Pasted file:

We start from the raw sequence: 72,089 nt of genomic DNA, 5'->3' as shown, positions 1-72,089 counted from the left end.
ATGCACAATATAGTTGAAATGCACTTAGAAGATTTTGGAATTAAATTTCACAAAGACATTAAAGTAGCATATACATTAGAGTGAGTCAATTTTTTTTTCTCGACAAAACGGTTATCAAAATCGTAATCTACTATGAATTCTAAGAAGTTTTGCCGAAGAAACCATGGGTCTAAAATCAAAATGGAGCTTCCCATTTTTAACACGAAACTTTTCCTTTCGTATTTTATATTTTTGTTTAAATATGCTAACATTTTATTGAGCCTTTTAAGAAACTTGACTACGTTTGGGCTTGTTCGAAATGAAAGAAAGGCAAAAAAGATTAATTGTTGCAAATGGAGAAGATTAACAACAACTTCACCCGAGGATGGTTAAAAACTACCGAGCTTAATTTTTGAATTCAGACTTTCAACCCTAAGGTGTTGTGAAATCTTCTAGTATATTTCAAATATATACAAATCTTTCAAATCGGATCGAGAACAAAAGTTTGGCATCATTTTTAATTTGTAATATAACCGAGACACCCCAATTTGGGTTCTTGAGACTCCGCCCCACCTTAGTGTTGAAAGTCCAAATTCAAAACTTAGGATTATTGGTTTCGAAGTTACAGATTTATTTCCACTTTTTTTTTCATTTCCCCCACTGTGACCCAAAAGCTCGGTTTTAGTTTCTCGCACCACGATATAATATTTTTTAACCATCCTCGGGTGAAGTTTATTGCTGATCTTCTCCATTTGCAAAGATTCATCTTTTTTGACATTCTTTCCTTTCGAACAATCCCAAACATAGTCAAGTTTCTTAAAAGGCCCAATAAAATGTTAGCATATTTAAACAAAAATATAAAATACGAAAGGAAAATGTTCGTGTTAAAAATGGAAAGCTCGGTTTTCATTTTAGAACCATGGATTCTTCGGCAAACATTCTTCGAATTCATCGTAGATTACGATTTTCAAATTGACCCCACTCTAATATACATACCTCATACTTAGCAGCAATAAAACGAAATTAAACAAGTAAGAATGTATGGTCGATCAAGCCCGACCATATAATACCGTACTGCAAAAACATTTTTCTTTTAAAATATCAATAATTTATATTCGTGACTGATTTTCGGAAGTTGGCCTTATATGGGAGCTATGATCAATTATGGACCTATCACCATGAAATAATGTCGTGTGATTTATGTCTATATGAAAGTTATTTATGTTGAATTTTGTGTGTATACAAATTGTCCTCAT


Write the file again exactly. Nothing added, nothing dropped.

We start from the raw sequence: 72,089 nt of genomic DNA, 5'->3' as shown, positions 1-72,089 counted from the left end.
ATGCACAATATAGTTGAAATGCACTTAGAAGATTTTGGAATTAAATTTCACAAAGACATTAAAGTAGCATATACATTAGAGTGAGTCAATTTTTTTTTCTCGACAAAACGGTTATCAAAATCGTAATCTACTATGAATTCTAAGAAGTTTTGCCGAAGAAACCATGGGTCTAAAATCAAAATGGAGCTTCCCATTTTTAACACGAAACTTTTCCTTTCGTATTTTATATTTTTGTTTAAATATGCTAACATTTTATTGAGCCTTTTAAGAAACTTGACTACGTTTGGGCTTGTTCGAAATGAAAGAAAGGCAAAAAAGATTAATTGTTGCAAATGGAGAAGATTAACAACAACTTCACCCGAGGATGGTTAAAAACTACCGAGCTTAATTTTTGAATTCAGACTTTCAACCCTAAGGTGTTGTGAAATCTTCTAGTATATTTCAAATATATACAAATCTTTCAAATCGGATCGAGAACAAAAGTTTGGCATCATTTTTAATTTGTAATATAACCGAGACACCCCAATTTGGGTTCTTGAGACTCCGCCCCACCTTAGTGTTGAAAGTCCAAATTCAAAACTTAGGATTATTGGTTTCGAAGTTACAGATTTATTTCCACTTTTTTTTTCATTTCCCCCACTGTGACCCAAAAGCTCGGTTTTAGTTTCTCGCACCACGATATAATATTTTTTAACCATCCTCGGGTGAAGTTTATTGCTGATCTTCTCCATTTGCAAAGATTCATCTTTTTTGACATTCTTTCCTTTCGAACAATCCCAAACATAGTCAAGTTTCTTAAAAGGCCCAATAAAATGTTAGCATATTTAAACAAAAATATAAAATACGAAAGGAAAATGTTCGTGTTAAAAATGGAAAGCTCGGTTTTCATTTTAGAACCATGGATTCTTCGGCAAACATTCTTCGAATTCATCGTAGATTACGATTTTCAAATTGACCCCACTCTAATATACATACCTCATACTTAGCAGCAATAAAACGAAATTAAACAAGTAAGAATGTATGGTCGATCAAGCCCGACCATATAATACCGTACTGCAAAAACATTTTTCTTTTAAAATATCAATAATTTATATTCGTGACTGATTTTCGGAAGTTGGCCTTATATGGGAGCTATGATCAATTATGGACCTATCACCATGAAATAATGTCGTGTGATTTATGTCTATATGAAAGTTATTTATGTTGAATTTTGTGTGTATACAAATTGTCCTCAT